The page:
Yes, these things are far easier said than done, but when we face these terrible events, we must try with all our might to overcome them, heroically and faithfully.

(Credit Photo: Andy Blumenthal)

A Trust Beyond Faith

Please see my new article in The Times of Israel called “A Trust Beyond Faith.”

When we have faith in G-d, it generally means that we believe that He created us and that He is the Master of the Universe. However, faith does not necessarily imply trust. Trust in G-d means that we believe that He not only created us, but that He sustains us and that there is Divine Providence in this world. When we trust in G-d, we believe that G-d is close to us and has a personal relationship with each and every one of us, and actually to everything in the world.

We all need to leave our egos at the door! No matter how strong or smart that we think we are, even the little grass above us (or above our graves) is greater than us. Certainly, G-d Almighty who is our creator and our sustainer, all-knowing and all-powerful, He is over us and watches over us in better times as well as those that are perhaps more challenging, but always we trust, for the good!

(Credit Photo: Andy Blumenthal)

The Plan Amidst The Pain

Please see my new article in The Times of Israel called “The Plan Amidst The Pain.”

In life, not only do we have to be determined and work hard, but G-d throws us curveballs and challenges all along the way that can often make us drop to our knees or throw our arms up in despair. However, we need to be faithful like Jacob and Joseph, knowing that it’s all a part of G-d’s plan and mission for us, and through these we learn and grow and become better versions of ourselves.

Moreover, if we but open our eyes to the miracle of our creation and our sustainment every moment of every day by Hashem, and remember that He put us all here for a purpose, then we can pay the daily price for what G-d puts in front of us and how we choose to handle it.We can do this knowing that it’s all really just a small price to pay in the end for so much that we gain in this world and that we will carry forward to the hereafter. In the end, nothing is free, but the price and the reason is always just what G-d wants it to be.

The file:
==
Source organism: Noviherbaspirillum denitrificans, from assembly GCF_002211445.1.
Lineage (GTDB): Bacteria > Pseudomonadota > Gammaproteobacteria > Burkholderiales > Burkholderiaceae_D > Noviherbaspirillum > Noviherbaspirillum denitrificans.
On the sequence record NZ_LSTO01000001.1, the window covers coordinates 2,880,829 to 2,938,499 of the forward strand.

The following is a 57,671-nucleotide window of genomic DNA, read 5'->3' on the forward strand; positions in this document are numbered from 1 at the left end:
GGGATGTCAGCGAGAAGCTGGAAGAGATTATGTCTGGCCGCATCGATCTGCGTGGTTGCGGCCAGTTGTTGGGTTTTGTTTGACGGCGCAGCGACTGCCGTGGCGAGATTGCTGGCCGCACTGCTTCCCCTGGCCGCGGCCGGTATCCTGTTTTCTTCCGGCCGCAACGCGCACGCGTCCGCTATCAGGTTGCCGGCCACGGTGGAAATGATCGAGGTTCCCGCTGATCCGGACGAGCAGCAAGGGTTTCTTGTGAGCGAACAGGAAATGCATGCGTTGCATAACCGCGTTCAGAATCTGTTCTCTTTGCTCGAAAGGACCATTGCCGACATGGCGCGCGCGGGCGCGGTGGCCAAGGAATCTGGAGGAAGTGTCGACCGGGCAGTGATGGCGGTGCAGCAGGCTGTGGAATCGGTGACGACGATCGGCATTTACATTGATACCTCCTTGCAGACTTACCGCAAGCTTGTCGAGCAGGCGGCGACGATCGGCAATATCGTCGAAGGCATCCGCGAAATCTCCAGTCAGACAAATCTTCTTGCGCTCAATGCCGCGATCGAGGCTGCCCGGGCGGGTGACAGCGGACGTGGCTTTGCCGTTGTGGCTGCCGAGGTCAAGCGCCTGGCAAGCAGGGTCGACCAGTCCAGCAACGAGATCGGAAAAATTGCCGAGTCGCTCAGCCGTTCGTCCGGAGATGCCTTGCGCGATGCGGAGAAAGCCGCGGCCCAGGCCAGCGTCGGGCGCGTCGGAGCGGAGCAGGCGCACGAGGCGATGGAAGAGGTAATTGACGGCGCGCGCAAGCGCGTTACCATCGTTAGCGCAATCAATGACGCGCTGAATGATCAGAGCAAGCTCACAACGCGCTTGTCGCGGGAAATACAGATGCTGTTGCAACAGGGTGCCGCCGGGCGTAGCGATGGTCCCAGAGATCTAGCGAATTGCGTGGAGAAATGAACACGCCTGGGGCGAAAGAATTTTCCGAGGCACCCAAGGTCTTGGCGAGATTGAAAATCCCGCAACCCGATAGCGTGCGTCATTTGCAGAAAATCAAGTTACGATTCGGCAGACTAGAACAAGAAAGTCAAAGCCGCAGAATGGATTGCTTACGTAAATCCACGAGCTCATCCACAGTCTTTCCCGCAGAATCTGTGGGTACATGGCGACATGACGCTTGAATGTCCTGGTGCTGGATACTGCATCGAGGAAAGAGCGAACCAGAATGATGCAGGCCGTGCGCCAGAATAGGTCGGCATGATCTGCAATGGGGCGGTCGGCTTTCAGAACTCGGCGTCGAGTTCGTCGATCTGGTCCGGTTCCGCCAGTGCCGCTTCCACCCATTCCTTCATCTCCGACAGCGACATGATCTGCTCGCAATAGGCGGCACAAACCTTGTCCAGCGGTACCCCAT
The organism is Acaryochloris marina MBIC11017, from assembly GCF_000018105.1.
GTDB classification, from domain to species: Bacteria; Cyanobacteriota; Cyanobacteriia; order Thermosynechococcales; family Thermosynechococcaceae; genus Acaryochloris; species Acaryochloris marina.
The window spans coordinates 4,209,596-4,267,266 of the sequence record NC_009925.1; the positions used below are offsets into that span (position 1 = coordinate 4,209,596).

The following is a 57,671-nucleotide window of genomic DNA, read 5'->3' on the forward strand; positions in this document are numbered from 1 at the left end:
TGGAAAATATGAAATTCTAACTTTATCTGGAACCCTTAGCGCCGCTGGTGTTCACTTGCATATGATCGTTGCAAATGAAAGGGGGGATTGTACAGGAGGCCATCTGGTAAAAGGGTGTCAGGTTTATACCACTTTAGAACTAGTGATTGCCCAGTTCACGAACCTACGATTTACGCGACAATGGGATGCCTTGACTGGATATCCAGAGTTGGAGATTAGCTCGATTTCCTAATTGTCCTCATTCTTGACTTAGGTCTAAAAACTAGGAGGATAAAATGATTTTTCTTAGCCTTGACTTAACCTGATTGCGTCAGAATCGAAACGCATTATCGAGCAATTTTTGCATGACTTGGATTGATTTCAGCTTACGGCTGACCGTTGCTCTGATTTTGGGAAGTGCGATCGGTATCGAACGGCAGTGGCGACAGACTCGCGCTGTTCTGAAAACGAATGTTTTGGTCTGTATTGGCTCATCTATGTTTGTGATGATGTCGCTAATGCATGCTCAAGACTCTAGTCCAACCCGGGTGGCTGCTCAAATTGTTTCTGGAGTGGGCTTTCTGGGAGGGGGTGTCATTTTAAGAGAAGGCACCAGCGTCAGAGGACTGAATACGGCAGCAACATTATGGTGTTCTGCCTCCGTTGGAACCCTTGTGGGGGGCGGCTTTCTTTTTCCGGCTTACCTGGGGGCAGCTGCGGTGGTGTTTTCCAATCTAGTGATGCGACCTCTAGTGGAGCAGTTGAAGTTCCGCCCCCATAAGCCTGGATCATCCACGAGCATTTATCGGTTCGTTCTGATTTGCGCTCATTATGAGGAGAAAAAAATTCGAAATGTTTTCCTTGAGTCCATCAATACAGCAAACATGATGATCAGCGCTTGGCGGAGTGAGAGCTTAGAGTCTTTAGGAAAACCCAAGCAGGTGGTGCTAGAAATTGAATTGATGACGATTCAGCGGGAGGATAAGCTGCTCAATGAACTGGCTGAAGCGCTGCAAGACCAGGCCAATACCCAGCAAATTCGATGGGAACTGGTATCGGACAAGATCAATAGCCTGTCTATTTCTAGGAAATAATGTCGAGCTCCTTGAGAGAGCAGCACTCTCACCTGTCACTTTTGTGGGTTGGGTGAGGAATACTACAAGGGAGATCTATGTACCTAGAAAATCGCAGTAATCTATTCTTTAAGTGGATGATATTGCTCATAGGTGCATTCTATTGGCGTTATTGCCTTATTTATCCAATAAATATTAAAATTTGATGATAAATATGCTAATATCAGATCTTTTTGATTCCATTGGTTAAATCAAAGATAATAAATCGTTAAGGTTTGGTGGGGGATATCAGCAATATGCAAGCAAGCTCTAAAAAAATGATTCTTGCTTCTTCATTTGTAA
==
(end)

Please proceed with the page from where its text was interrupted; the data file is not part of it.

(Credit Photo: Andy Blumenthal)

G-d Doesn’t Ask Us

Please see my new article in The Times of Israel called “G-d Doesn’t Ask Us.”

Truly, in whatever situations we find ourselves in life, and the pain and suffering that we may have to endure, we really don’t have a choice of our circumstance, but only in how we choose to respond to it. In life, G-d puts us right where he wants us and in situations that are personalized and best for us, whether it feels that way at the moment or not. G-d tries us, and we have to respond with the “right” thoughts, words, and deeds—always remaining a mensch and choosing holiness and righteousness, no matter how difficult it may be. That’s our ultimate challenge, to find holiness even in the depths of despair.

Everyone is confronted with levels of pain and suffering, as I heard said that: “there aren’t enough people for all the pain in the world!” The challenge is to resist hopelessness and the loss of one’s integrity, and nevertheless to choose to do good. As we approach Rosh Hashanah, we have the opportunity to do teshuva and to try to influence G-d’s decree for us for the new year, but in the end, G-d is the ultimate Judge. He doesn’t ask us; He tells us what will be for us. Of course, we have the opportunity to answer G-d’s call to us and the responsibility to choose righteousness even in a distressed world and in trying times. In essence, the underlying test of it all is not only to survive the challenges we must face, but also to emerge from them as better people with purified souls.
(Credit Photo: Andy Blumenthal)